Prof Andrew Watterson of the University of Stirling’s Faculty of Health Sciences and Sport described the study as groundbreaking. “This is a globally important and ground-breaking study using a narrative review of a significant and complex problem for those exposed to aircraft cabin air supply fumes that result in a range of often serious adverse effects.”

A striking feature of the outcome of fume events is the difference in response observed between passengers and air crew, the taskforce noted. “While few passengers appear to suffer more than symptoms of irritation following a fume event, air crew frequently become systemically unwell and need medical attention. This differential response suggests that the pre-exposure to thousands of hours of low-dose inhalation of engine bleed air increases the vulnerability of air crew to acute higher dosage during a fume event.”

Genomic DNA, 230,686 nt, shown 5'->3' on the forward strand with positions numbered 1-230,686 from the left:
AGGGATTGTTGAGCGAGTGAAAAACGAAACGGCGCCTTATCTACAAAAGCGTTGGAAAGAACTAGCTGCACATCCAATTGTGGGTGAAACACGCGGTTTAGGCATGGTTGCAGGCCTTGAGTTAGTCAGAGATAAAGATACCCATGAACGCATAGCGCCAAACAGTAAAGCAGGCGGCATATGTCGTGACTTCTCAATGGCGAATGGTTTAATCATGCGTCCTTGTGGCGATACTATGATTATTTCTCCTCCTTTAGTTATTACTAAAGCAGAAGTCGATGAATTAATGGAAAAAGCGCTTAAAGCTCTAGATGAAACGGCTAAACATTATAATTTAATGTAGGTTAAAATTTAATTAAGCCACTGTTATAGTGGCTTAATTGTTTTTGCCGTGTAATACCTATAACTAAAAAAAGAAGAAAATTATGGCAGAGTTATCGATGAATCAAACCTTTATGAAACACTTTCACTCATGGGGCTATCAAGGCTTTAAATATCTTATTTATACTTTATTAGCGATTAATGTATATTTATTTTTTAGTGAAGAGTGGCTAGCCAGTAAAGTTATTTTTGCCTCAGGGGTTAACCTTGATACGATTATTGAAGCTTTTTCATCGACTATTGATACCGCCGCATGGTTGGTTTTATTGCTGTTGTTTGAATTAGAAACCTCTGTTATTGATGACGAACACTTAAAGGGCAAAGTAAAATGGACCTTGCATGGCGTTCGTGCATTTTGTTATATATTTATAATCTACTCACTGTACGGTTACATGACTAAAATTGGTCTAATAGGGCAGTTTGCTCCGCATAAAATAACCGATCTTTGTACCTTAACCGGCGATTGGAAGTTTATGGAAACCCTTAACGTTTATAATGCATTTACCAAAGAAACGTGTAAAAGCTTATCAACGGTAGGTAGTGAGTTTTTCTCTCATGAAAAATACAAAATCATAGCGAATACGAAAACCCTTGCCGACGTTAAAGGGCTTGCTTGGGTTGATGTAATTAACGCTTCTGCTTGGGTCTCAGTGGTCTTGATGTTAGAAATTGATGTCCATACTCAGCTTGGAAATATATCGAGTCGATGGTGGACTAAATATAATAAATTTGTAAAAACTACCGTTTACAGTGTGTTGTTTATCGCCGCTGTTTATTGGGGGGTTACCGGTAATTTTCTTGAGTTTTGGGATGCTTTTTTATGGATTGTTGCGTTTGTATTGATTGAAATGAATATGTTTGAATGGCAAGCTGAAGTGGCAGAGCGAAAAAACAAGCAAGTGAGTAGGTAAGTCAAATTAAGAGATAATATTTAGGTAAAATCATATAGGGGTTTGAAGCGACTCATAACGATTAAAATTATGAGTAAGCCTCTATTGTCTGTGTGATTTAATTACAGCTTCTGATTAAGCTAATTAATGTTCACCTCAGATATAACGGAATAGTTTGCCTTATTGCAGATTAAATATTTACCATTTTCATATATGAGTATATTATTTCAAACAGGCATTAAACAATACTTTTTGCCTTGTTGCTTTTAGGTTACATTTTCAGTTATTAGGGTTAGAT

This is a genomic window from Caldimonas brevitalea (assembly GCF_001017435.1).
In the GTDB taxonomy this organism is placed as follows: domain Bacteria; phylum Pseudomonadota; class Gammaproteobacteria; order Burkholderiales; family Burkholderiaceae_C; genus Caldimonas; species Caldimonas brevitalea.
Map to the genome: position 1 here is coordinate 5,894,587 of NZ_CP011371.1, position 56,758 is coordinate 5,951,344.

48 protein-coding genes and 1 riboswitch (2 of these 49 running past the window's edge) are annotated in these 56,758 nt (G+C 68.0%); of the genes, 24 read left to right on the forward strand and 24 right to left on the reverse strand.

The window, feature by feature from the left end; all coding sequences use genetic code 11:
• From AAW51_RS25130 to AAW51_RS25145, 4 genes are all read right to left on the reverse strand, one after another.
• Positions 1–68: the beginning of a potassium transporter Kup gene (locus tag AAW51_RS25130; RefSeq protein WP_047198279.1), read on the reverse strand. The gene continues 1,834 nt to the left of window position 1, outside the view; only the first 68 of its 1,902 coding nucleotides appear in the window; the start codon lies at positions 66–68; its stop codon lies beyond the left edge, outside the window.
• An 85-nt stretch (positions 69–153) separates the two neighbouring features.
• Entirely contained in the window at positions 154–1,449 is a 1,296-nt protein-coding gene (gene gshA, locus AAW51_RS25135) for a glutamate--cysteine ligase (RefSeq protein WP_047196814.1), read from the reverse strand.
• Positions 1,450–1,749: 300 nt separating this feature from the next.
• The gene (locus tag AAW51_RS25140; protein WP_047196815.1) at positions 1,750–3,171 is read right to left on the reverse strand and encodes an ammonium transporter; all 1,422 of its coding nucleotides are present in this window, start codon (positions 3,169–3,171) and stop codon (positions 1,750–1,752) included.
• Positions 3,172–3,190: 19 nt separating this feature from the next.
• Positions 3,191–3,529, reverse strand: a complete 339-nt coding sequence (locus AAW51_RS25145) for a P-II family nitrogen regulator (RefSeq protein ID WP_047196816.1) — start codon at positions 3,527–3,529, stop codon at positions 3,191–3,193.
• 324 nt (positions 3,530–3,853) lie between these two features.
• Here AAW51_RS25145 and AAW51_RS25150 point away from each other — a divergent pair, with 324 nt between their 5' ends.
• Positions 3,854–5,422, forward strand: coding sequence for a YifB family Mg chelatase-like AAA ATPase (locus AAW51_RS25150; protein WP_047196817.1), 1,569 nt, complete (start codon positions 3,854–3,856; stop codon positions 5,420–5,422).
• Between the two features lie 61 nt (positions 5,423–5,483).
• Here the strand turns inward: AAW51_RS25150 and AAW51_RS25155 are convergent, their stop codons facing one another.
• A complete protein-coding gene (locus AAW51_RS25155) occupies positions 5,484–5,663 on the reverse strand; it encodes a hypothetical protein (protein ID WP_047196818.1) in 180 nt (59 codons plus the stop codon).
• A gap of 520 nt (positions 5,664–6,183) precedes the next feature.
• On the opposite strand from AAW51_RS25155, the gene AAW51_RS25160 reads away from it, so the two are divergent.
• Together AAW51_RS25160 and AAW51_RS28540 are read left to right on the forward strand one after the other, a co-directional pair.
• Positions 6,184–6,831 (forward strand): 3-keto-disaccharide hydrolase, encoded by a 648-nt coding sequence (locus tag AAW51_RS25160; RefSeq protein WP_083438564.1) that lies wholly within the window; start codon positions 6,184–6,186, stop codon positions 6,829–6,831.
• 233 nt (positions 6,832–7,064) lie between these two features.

Aerotoxic syndrome

The term ‘aerotoxic syndrome’ relates to the health effects associated with breathing contaminated air in an airline cabin. The study said the syndrome is not yet widely understood by healthcare professionals. Aerotoxic syndrome is the umbrella term for a wide range of symptoms experienced by passengers and cabin crew when they have been exposed to harmful levels of contaminants in cabin air.

“The aviation industry recognises that some people experience acute symptoms following a fume event, although debate continues as to whether exposure to contaminated cabin air can cause long-term symptoms,” the taskforce said. “Our understanding of the clinical, toxicological, and pathological issues that underpin the various presentations of the aerotoxic syndrome is progressively improving, particularly over the last 20 years.”